With the credit crunch dominating the news, columnists have been wailing about "chaos in the markets", and "turbulent" share prices. But what does move the markets? Are they deterministic, or a result of chance? Colva Roney-Dougal explores the maths, from chaos to group theory.
Mathematics takes to the stage with A disappearing number, a work by Complicite, inspired by the mathematical collaboration of Hardy and Ramanujan. Rachel Thomas went to see the play, and explains some of the maths. You can also read her interview with Victoria Gould about how the show was created.
If you like mathematics because things are either true or false, then you'll be worried to hear that in some quarters this basic concept is hotly disputed. In this article Phil Wilson looks at constructivist mathematics, which holds that some things are neither true, nor false, nor anything in between.
Well, no-one knows exactly, but using stats you can make a good guess. This article tells you how and has an interactive life expectancy calculator. Do you dare to find out?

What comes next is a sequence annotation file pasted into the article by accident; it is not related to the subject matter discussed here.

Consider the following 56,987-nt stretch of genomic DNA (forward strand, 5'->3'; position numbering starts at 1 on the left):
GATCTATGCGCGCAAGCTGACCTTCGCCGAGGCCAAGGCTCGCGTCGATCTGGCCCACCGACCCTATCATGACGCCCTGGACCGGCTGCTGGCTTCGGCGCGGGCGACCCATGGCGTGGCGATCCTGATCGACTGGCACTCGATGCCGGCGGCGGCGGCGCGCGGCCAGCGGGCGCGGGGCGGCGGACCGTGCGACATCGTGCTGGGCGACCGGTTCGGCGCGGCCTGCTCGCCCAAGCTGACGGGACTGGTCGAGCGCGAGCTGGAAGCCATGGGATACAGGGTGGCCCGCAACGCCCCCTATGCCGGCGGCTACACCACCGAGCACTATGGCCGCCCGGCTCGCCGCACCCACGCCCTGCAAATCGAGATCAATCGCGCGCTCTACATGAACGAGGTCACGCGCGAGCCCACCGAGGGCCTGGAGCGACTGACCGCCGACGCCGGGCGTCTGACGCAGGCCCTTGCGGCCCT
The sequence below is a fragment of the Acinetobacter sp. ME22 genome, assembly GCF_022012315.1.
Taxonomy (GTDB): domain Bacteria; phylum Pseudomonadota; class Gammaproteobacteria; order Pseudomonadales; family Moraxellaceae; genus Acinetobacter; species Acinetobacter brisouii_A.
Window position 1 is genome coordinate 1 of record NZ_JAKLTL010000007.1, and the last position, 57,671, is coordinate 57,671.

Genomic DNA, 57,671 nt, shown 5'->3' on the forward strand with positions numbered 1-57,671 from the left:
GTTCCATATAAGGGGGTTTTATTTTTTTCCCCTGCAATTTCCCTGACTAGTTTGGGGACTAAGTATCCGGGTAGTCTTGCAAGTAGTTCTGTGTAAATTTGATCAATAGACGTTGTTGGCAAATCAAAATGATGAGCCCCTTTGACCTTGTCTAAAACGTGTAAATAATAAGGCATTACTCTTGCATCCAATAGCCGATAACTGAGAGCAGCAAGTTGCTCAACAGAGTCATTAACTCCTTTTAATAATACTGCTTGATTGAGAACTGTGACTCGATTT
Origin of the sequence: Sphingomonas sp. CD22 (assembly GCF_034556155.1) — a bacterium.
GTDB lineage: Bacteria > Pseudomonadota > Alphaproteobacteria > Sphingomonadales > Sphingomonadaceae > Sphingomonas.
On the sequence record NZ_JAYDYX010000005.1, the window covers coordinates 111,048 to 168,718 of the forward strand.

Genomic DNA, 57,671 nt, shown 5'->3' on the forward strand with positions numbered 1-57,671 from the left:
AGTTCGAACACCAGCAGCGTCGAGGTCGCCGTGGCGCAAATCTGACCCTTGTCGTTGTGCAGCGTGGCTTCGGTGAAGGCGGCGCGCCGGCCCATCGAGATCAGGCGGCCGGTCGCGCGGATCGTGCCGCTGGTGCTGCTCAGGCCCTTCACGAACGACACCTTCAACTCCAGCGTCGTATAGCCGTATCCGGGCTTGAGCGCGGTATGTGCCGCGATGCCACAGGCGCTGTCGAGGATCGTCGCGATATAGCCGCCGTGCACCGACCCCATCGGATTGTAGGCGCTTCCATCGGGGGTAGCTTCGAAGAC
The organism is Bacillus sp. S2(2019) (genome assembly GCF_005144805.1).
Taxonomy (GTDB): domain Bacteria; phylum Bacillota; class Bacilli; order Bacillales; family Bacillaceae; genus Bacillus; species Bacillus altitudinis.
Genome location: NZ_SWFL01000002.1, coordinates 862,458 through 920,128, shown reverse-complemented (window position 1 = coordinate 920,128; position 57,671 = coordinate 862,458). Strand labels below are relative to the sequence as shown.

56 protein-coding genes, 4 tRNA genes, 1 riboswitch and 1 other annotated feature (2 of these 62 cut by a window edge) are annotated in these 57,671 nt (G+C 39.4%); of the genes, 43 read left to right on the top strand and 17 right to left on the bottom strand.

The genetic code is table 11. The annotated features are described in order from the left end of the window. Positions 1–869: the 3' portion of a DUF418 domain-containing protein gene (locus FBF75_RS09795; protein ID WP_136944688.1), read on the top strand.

Peter Markowich is a mathematician who likes to take pictures. At first his two interests seemed completely separate to him, but then he realised that behind every picture there is a mathematical story to tell. Plus went to see him to find out more, and ended up with a pictorial introduction to partial differential equations.
What's your strategy for love? Hold out for The One, or try and avoid the bad ones? How long should you wait before cutting your losses and settling down with whoever comes along next? John Billingham investigates and saves the national grid in the process.
Not so long ago, if you had a medical complaint, doctors had to open you up to see what it was. These days they have a range of sophisticated imaging techniques at their disposal, saving you the risk and pain of an operation. Chris Budd and Cathryn Mitchell look at the maths that isn't only responsible for these medical techniques, but also for much of the digital revolution.